Here’s A Thought for Jan. 26

“On the Sabbath Jesus entered the synagogue and taught…… And immediately there was in their synagogue a man with an unclean spirit (demon); and he cried out, “What have you to do with us, Jesus of Nazareth? Have you come to destroy us? I know who you are, the Holy One of God.” But Jesus rebuked him, saying, “Be silent, and come out of him!” And the unclean spirit (demon), convulsing him and crying with a loud voice, came out of him. And they were all amazed, so that they questioned among themselves, saying, “What is this? A new teaching! With authority he commands even the unclean spirits (demons), and they obey him.” And at once his fame spread everywhere throughout all the surrounding region of Galilee.” (Portions of Mark 1:21-28)

In the early 1970s comedian Flip Wilson popularized the expression “the devil made me do it” through his character Geraldine Jones and there were always roars of laughter each time “Geraldine” said, “the devil made me do it.”

The first instance of “the devil made me do it” used as an excuse was in the Garden of Eden. Eve says, “The serpent deceived me, and I ate” (Genesis 3:13). Her excuse did not get her off the hook (verse 16), and it won’t help us much, either.

Yes, the devil and his demons tempt us to sin (Genesis 3; Luke 4; 1 Peter 5:8). But “the devil made me do it” is far too often used to excuse our own bad choices after giving in to the temptations of our own sinful flesh or of our sinful culture/society; the devil cannot make us, baptized children of God do anything. The devil is absolutely worthy of blame for much of the evil and lawlessness in our world, but using the devil as a scapegoat for our own sinful choices is counterproductive to achieving victory over sin.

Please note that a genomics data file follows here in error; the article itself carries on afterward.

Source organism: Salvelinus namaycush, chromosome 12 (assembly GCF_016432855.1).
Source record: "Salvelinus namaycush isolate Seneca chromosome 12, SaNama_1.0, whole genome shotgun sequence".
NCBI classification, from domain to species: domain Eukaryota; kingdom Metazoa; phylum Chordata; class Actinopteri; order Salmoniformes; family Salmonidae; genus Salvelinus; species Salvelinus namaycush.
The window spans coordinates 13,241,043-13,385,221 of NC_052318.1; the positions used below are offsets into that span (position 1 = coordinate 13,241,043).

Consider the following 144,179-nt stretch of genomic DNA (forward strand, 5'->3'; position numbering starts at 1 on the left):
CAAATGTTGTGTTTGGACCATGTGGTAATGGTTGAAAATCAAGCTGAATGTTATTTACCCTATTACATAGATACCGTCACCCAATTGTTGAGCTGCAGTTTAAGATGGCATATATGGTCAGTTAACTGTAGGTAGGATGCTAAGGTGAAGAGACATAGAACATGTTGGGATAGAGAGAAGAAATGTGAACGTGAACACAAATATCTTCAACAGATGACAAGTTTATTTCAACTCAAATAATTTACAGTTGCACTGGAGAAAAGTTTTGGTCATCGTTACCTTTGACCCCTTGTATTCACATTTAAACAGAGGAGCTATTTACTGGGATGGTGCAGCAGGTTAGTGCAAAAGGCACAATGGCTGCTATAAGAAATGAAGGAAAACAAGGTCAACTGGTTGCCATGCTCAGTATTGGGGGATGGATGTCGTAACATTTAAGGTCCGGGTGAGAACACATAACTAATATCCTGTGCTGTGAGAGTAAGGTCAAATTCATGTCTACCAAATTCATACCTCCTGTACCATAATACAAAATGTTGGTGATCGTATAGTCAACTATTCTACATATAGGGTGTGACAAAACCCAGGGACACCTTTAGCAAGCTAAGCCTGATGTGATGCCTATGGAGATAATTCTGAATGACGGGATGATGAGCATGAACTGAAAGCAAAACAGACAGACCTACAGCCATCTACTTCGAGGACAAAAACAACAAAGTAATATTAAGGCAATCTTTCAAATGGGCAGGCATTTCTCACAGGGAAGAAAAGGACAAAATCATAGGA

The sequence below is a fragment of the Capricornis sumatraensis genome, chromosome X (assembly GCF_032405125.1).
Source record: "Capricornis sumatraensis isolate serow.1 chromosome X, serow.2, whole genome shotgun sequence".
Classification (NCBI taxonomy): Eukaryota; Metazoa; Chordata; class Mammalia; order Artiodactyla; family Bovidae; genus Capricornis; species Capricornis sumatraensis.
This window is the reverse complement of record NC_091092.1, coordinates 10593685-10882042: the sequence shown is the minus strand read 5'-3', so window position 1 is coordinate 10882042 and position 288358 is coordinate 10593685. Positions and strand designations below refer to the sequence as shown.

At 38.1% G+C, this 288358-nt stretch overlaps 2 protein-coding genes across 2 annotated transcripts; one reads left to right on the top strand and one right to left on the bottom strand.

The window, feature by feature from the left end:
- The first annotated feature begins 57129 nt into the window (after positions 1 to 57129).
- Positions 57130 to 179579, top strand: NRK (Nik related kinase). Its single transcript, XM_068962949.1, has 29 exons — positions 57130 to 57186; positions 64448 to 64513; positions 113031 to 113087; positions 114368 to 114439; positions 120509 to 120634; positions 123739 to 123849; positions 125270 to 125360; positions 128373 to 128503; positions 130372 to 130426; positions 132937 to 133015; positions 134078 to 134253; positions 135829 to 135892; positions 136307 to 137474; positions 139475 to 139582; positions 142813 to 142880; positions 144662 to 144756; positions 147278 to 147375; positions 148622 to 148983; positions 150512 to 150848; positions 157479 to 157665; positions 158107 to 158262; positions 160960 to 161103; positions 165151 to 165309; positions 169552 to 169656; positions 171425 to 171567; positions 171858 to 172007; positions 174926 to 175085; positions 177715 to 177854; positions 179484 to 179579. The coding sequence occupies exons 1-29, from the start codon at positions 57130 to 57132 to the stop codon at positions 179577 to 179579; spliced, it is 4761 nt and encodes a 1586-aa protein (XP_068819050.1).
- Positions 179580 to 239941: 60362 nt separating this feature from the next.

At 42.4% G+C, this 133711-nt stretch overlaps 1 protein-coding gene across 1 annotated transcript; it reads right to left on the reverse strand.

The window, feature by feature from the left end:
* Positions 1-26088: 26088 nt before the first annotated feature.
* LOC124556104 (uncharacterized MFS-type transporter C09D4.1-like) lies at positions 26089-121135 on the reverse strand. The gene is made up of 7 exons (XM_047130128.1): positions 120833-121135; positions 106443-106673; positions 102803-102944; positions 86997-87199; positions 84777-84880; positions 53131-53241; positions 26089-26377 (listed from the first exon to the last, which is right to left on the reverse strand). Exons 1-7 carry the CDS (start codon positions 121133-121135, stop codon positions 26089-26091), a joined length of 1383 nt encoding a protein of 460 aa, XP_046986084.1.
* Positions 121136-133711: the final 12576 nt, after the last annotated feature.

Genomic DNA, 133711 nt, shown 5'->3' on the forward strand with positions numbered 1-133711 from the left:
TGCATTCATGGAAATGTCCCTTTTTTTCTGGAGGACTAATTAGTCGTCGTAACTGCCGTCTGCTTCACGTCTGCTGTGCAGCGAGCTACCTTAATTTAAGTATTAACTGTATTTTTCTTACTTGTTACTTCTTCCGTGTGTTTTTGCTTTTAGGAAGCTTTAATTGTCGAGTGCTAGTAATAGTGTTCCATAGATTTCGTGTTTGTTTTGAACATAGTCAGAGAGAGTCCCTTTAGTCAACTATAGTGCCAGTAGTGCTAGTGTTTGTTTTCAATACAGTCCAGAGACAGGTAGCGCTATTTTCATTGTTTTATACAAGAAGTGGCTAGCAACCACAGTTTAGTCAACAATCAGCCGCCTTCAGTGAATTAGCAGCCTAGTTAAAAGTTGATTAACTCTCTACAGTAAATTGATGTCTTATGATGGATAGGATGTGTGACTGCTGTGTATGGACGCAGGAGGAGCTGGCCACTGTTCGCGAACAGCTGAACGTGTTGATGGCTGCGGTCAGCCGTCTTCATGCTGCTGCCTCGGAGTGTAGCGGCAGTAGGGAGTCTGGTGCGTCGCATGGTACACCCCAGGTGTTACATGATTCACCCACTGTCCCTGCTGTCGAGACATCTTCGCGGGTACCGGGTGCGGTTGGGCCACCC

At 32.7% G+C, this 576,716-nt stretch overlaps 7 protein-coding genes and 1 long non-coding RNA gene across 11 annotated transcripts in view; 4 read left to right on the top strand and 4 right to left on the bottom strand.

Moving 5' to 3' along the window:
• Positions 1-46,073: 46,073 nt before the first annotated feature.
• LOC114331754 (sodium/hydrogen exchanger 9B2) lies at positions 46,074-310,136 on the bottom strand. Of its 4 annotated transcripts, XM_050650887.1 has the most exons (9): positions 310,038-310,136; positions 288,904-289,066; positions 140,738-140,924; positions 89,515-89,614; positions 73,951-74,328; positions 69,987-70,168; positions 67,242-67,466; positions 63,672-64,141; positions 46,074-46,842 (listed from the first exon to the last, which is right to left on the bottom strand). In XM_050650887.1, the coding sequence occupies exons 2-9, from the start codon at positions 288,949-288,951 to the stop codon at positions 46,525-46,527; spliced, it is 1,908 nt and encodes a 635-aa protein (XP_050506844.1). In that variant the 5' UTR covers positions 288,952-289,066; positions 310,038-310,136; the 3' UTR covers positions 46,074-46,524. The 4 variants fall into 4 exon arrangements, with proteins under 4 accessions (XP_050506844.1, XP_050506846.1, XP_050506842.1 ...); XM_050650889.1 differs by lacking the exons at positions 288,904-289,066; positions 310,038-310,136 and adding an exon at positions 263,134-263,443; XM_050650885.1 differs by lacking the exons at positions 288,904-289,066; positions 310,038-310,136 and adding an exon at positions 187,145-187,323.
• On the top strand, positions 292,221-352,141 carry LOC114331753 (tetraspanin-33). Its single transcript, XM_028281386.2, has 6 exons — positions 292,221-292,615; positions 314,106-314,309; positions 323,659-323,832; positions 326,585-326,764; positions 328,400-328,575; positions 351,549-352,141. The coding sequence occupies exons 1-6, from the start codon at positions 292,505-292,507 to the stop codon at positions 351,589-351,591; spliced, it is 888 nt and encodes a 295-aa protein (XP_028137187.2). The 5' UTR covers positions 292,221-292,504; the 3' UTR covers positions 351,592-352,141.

As baptized Christians within the Body of Christ, we have the indwelling Holy Spirit to help us overcome sin (I John 4:4). We have in and with God’s Word and Sacraments everything we need for life and godliness (2 Peter 1:3). If we sin, we have no excuse. We cannot blame the devil. We cannot blame our circumstances. We can only blame ourselves. And, until we recognize that the problem resides within us (Romans 7:20)

The Apostle James declares, “Each person is tempted when he is lured and enticed by his own desire” (James 1:14) Why do we sin? We sin because we are poor miserable sinners. We are by nature sinful and have sinned against God by our thoughts, words, and actions. (Romans 3:10-23). While demonic oppression as recorded in our Gospel text are real, the primary problem is our sinful human nature.

Just read the news articles in The Independent or listen to the new reports on television to realize that “The works of the flesh are evident: sexual immorality, impurity, sensuality, idolatry, witchcraft, enmity, strife, jealousy, fits of anger, lying, deceiving, rivalries, dissensions, divisions, envy, drunkenness, orgies, and things like these” (Galatians 5:19-21). Notice, it’s the “works of the flesh” in this list, not the works of the devil.

Yet, the Apostle Peter warns us of the powerful temptations of the flesh that the devil uses against the members of God’s Family as he writes: “Be sober, be vigilant; because your adversary the devil walks about like a roaring lion, seeking whom he may devour. Resist him, steadfast in the faith, for you know that your brothers and sisters in all the world are undergoing the same kinds of suffering. (I Peter 5:8,9) .

To Christ Jesus our Divine Exorcist be the glory! Amen.

Chopp is a chaplain emeritus, MDiv, BCC, from Marshall